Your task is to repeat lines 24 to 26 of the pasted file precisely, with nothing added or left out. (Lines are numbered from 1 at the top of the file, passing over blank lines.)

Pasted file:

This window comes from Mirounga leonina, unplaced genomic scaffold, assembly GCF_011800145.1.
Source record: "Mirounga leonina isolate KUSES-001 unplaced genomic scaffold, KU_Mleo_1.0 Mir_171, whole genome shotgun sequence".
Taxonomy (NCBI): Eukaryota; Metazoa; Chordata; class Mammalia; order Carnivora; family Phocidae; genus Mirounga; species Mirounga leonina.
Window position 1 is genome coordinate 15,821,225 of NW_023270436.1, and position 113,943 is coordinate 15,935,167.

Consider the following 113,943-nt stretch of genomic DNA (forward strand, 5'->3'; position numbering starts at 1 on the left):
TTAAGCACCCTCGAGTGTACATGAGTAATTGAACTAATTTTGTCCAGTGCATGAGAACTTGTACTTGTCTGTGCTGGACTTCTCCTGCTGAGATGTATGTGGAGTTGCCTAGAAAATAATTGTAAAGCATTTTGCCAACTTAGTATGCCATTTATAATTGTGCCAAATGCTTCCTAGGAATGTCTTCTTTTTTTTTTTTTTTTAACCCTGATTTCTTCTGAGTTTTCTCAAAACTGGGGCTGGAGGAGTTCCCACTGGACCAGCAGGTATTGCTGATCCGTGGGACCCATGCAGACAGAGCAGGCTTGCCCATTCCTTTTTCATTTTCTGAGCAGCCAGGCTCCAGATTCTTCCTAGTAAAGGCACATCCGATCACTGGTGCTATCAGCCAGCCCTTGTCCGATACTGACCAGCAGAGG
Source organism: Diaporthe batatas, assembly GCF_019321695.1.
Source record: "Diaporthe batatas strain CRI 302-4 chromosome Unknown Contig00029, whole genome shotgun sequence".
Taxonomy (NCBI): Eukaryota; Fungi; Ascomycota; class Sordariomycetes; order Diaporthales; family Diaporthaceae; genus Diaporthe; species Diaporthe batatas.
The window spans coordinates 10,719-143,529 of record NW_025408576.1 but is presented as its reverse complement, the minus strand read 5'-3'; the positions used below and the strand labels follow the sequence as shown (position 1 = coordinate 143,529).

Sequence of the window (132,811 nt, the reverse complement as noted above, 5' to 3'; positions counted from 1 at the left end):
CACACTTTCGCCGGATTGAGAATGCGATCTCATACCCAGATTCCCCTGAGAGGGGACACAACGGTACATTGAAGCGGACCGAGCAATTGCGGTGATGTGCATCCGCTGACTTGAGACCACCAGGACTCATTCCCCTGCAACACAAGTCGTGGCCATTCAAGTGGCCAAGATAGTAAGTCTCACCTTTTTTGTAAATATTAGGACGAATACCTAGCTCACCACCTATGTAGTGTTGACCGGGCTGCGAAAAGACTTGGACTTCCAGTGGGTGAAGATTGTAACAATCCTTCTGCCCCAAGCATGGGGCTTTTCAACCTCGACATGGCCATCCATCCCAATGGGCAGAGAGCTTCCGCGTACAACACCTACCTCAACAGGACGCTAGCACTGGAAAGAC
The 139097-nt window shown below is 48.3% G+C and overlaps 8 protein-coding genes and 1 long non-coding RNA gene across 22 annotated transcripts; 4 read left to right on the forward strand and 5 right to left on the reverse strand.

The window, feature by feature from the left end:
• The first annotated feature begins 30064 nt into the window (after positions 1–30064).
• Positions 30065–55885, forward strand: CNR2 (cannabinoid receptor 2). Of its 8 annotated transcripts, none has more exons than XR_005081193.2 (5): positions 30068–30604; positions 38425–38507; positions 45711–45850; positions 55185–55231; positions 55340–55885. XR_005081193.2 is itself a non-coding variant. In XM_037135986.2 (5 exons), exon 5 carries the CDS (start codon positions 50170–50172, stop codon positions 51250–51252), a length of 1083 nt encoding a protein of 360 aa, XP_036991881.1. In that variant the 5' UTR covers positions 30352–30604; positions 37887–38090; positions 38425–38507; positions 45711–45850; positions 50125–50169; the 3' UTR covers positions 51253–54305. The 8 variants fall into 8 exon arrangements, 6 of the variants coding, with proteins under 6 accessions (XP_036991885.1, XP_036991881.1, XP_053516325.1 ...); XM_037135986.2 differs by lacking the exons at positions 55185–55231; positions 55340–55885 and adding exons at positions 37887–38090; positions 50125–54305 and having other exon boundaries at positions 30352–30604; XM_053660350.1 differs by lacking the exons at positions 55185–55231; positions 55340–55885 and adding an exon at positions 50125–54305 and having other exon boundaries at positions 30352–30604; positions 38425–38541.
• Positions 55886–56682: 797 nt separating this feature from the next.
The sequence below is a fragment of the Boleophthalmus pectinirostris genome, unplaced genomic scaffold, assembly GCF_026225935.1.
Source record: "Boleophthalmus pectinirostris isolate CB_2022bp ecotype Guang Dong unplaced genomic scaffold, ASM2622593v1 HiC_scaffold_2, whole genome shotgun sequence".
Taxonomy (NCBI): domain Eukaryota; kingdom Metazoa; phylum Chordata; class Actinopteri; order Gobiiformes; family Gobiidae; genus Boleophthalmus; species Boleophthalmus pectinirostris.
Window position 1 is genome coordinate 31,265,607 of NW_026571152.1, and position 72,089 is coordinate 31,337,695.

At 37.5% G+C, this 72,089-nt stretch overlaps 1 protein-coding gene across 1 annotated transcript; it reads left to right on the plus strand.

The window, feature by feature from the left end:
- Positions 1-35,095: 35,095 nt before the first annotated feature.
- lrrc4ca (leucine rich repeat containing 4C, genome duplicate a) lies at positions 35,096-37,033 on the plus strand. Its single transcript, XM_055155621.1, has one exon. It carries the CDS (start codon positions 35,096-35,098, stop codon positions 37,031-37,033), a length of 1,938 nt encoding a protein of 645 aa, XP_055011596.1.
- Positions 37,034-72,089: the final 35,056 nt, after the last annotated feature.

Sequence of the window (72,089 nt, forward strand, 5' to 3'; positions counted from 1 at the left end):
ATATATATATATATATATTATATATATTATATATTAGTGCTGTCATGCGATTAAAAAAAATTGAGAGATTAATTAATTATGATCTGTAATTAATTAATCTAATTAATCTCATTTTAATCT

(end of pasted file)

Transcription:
- Positions 1-35,095: 35,095 nt before the first annotated feature.
- lrrc4ca (leucine rich repeat containing 4C, genome duplicate a) lies at positions 35,096-37,033 on the plus strand. Its single transcript, XM_055155621.1, has one exon. It carries the CDS (start codon positions 35,096-35,098, stop codon positions 37,031-37,033), a length of 1,938 nt encoding a protein of 645 aa, XP_055011596.1.
- Positions 37,034-72,089: the final 35,056 nt, after the last annotated feature.